Austerity and Swamp-Sur-La-Mer…

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After perusal of last weekend’s usual media crud I moved on to browsing the swamp archives at Gadget’s office. For some time now Gadget has been telling us all the facts about British policing but unfortunately, the majority of people outside the service still fail to listen.

A recent post entitled Hearts gone astray on the swamp although slightly off topic here, was particularly poignant as an indication of the stark realities involved in policing the social decay of our mixed up society.

The government austerity measures impacting upon policing are in many respects dire however, despite instructions from government to ‘protect frontline services’, it would appear Chief Officer’s up and down the country are implementing slash and burn methods across service delivery. Although I fully appreciate the need for cuts and a tightening of financial belts in the public sector, it looks like ACPO are still trying to protect their fiefdoms.

I got to thinking; what are the likely after effects of proposed police cuts in our ‘swamps’ across the county and more importantly, from a more personal basis, will my wife still have her bloody job in six months time? She and her colleagues, have finally gained confirmation of the control room closure rumour but not from their management. They actually gleaned the information from the media. (See BBC: 999 Control Room may be shut.)

It’s a sickening yet interesting fact; this type of incident is unfortunately indicative of today’s Police Management style. Say and do nothing until your hand is forced because you have been found out or simply, ensure everyone and anyone but you is left carrying the can for the predicament you have created. It’s a trait which is also prevalent right across the public sector. Managers who fail or make mistakes very rarely get disciplined or remedial actions within the public sector, just moved upwards or sideways to a different post where they can continue the damage.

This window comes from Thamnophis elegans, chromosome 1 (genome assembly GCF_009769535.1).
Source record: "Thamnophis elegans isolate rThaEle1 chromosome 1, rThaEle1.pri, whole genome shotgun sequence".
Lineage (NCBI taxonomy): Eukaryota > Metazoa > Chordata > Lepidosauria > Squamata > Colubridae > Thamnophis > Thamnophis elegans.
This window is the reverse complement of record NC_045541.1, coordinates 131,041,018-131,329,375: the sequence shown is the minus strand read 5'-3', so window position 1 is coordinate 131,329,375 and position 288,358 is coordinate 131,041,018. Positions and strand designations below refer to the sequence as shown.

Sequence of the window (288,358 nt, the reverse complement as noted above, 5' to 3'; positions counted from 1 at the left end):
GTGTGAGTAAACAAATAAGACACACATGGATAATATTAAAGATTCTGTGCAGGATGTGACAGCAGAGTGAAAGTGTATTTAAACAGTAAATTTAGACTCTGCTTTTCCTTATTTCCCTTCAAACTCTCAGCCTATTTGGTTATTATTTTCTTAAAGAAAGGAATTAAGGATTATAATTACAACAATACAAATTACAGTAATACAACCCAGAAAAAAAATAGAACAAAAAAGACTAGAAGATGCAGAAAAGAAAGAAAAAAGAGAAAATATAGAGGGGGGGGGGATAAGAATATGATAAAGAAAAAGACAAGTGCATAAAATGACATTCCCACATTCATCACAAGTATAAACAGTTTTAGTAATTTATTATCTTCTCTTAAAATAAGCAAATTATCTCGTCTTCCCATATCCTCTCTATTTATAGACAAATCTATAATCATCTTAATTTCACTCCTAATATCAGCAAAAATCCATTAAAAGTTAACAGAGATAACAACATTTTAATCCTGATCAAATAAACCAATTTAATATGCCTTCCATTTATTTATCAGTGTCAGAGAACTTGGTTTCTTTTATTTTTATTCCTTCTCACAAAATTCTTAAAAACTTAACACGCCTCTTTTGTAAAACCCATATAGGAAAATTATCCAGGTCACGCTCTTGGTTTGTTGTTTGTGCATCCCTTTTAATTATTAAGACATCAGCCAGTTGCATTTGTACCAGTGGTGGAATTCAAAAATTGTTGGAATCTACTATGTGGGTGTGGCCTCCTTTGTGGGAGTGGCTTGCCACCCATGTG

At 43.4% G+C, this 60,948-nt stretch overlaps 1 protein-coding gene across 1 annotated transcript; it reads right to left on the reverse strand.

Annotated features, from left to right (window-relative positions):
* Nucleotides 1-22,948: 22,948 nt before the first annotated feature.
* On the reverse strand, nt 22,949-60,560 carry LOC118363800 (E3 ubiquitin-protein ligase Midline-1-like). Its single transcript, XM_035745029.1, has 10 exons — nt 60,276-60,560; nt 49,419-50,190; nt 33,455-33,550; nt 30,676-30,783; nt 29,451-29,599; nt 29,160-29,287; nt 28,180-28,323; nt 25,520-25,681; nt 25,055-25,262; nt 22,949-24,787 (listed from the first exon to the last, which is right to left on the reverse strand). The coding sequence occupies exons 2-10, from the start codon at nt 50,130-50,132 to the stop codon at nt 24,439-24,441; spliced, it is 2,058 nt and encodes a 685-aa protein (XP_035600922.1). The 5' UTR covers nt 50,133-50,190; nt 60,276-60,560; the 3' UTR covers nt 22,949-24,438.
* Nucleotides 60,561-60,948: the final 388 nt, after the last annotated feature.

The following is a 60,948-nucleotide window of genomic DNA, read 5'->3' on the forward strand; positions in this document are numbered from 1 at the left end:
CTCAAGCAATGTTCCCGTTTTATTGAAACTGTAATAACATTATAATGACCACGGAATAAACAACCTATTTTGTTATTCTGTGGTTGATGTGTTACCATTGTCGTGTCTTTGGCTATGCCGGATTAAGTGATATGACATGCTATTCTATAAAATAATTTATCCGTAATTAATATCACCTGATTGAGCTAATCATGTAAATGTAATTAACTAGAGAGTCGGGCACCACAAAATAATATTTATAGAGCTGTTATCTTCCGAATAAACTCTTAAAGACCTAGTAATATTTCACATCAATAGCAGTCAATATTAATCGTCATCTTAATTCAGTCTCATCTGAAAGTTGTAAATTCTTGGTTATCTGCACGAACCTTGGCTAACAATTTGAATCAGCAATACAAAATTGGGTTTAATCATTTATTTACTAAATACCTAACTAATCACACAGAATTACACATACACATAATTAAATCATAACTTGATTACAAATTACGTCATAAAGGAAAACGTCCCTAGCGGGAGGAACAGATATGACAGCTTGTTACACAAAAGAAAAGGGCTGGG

North Yorkshire Police (like others) have stopped recruiting. They are forcing officers, who have reached their pension entitlement point, to retire and they are getting ready to make hundreds of support staff redundant. It’s only a matter of time I would think before they also try to realise some cash for ‘redundant’ assets in estates etc. There is no doubt that some would call it, selling off the crown jewels to finance the management and administrative gravy train running costs.

As a result of these desperate times, I’ve heard that the 150+ strong HR department are struggling with the weight of work created by staff redundancy issues; other members of staff, not them of course. They are important and needed to aid removal of the rest, I also understand HR may be recruiting extra staff (all be it on temporary contracts) to assist with the increased workload of making others redundant… Every HR cloud has a silver lining I suppose but I digress!

The front line police services in the county are going to look very different once the management team complete their process. Despite the increase in police officer numbers over recent years, both nationally and locally, in real terms there are less officers on the streets now than was the case thirty years ago. The correlation between officer numbers and crime rates is however a strongly contested issue. Some say the amount of officers has little or nothing to do with the rate of crime. Whether you agree with that or not, people who live in the county are likely to see even less police officers than they do now. They will also wait a damned sight longer for them to arrive when they are called, always assuming they get a reply to their phone call in the first place.